Day 65: Identifying A11y Issues for Switch Control Users

About a week ago I learned more about users with motoric disabilities, which is usually who I think of when it comes to switch device use. Today I wanted to focus more on what challenges switch device users may encounter when using websites. My study time ended up turning into review of some things I’d already learned, as well as discovering some new articles and videos about switch access.

I was not able to do any testing myself, since I don’t have any switch devices. On another day, when I’m feeling more adventurous, I’ll dedicate a study session to testing with a Bluetooth keyboard or Android device buttons to simulate the experience.

Things I accomplished

What I learned today

Apple’s Switch Control feature is built over the VoiceOver platform, so that’s how it knows to recognize things like buttons. Point mode allows access to otherwise inaccessible apps by scanning horizontally and vertically (x, y coordinates) to create clickable point. It also gives an alternative for quicker access to focuable elements on a web page, rather than waiting for a page to be parsed and scanned piece by piece.

After learning more about switches and switch control, I can better understand the many switch control settings on my iPhone.

I usually think of switches being used by people with motor disabilities, but there are other people who use it, too. Some people with intellectual or learning disabilities may use a switch because a mouse, keyboard, or game controller is just too complex to use.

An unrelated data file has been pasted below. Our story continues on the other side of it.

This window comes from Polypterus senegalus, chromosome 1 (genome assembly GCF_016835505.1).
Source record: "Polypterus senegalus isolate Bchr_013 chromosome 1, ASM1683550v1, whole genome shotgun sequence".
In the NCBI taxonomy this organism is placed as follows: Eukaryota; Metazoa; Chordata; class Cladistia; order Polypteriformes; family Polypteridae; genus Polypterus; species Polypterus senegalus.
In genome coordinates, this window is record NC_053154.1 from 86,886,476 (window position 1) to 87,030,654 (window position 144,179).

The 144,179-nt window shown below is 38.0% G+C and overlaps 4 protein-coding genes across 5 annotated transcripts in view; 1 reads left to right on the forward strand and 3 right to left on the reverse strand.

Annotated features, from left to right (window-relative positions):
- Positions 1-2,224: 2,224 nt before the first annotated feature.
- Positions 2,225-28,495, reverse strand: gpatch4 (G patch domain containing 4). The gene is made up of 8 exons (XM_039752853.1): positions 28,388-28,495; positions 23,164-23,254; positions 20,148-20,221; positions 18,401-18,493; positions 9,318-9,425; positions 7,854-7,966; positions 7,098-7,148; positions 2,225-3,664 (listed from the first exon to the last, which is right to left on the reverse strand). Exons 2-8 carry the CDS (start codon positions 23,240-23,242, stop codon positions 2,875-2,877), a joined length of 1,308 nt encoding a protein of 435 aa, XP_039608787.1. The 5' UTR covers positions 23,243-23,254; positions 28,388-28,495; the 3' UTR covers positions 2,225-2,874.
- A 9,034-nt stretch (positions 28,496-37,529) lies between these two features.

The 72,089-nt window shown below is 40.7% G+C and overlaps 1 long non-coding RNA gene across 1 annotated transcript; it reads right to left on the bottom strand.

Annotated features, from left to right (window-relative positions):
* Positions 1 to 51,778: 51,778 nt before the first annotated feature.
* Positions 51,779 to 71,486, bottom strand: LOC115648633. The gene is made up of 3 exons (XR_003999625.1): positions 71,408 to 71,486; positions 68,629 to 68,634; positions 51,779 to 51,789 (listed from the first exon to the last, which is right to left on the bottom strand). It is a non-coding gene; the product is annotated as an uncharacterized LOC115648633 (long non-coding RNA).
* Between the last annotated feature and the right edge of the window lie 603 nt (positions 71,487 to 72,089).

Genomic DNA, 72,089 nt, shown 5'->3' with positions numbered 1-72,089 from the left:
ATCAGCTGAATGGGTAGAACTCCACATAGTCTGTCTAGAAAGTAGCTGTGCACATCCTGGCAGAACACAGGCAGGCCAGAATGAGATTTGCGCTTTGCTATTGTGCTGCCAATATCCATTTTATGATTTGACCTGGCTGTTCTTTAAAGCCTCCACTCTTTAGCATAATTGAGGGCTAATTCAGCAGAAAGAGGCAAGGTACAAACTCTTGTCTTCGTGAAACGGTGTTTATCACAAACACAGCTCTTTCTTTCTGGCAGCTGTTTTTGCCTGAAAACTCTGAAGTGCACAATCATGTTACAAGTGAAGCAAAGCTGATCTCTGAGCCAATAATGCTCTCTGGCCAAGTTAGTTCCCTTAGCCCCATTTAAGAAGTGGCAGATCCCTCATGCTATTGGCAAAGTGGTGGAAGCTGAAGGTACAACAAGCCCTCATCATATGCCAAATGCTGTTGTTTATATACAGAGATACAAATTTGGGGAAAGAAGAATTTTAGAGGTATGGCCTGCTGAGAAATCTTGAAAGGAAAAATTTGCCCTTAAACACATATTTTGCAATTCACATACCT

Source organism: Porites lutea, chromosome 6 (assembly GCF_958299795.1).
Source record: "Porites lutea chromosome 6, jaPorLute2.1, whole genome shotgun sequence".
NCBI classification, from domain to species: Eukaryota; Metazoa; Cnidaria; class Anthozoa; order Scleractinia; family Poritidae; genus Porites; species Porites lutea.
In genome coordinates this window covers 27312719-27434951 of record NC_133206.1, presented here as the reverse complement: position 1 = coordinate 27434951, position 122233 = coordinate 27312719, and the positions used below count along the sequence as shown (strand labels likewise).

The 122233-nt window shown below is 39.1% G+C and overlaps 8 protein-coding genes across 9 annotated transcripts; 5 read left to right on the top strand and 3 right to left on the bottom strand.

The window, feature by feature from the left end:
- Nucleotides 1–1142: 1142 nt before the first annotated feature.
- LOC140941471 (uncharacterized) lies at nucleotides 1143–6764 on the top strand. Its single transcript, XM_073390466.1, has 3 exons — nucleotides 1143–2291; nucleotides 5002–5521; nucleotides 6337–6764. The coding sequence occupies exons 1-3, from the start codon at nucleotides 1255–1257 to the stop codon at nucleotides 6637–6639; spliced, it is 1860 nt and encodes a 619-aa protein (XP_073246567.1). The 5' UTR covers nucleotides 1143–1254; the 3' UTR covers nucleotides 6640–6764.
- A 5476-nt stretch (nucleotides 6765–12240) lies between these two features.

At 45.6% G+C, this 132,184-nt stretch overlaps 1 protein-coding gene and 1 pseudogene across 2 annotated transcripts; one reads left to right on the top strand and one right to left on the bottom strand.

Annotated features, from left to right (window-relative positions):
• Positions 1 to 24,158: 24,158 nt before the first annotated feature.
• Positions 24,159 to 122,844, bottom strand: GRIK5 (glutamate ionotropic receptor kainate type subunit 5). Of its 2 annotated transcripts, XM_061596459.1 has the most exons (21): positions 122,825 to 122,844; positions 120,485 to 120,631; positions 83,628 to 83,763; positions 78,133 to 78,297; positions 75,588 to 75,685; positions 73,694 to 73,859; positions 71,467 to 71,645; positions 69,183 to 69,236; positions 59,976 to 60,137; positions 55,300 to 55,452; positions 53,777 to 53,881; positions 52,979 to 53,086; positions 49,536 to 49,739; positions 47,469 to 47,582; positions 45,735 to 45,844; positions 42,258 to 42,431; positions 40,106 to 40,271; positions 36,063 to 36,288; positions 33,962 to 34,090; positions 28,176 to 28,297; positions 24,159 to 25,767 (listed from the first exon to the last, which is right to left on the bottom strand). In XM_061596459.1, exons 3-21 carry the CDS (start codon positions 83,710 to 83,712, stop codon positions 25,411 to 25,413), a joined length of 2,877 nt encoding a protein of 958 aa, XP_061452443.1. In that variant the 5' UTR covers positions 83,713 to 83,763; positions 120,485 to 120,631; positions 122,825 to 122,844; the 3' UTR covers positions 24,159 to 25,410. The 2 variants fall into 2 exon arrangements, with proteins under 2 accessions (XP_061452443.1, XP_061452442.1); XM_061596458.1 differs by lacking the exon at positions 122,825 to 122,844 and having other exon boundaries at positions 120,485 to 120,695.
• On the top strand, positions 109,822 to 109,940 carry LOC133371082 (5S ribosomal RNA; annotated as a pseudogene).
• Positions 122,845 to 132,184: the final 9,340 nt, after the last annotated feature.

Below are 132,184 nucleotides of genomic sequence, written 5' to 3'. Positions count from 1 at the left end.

Switch access includes devices that can receive input from almost any body part. Actions may include, but are not limited to:

  • sip-puff
  • push
  • pull
  • press
  • blink
  • squeeze
  • twitch

Windows 10 has eye control as a method of switch access. Apple doesn’t have this feature… yet.

Android mobile devices have switch access much like Apple’s feature.

In review of what I learned last week

Restating from my article mentioned at the beginning, designers and developers need to review WCAG’s operable principle for switch control accessibility. It can’t be emphasized enough that if your website is following those guidelines and success criteria, your website will be accessible to switch users and many other users.

What front-end developers can do for switch control users:

  • make the website keyboard accessible so all elements are reachable
  • place key elements above the fold to relieve tedious scrolling
  • allow alternative to advanced gestures, like hover over and drag-and-drop
  • use larger text for readability from a further distance of user between screen
  • avoid time limits or allow user to increase time limit
  • tolerates user error
  • provide alternative navigation methods to skip over lists of links, repetitive sections, and lengthy text
  • offer autocomplete, autofill, or autosave
  • manage off-screen items appropriately (display:none, visibility:hidden when out of view)
  • provide clear focus outlines

 

 

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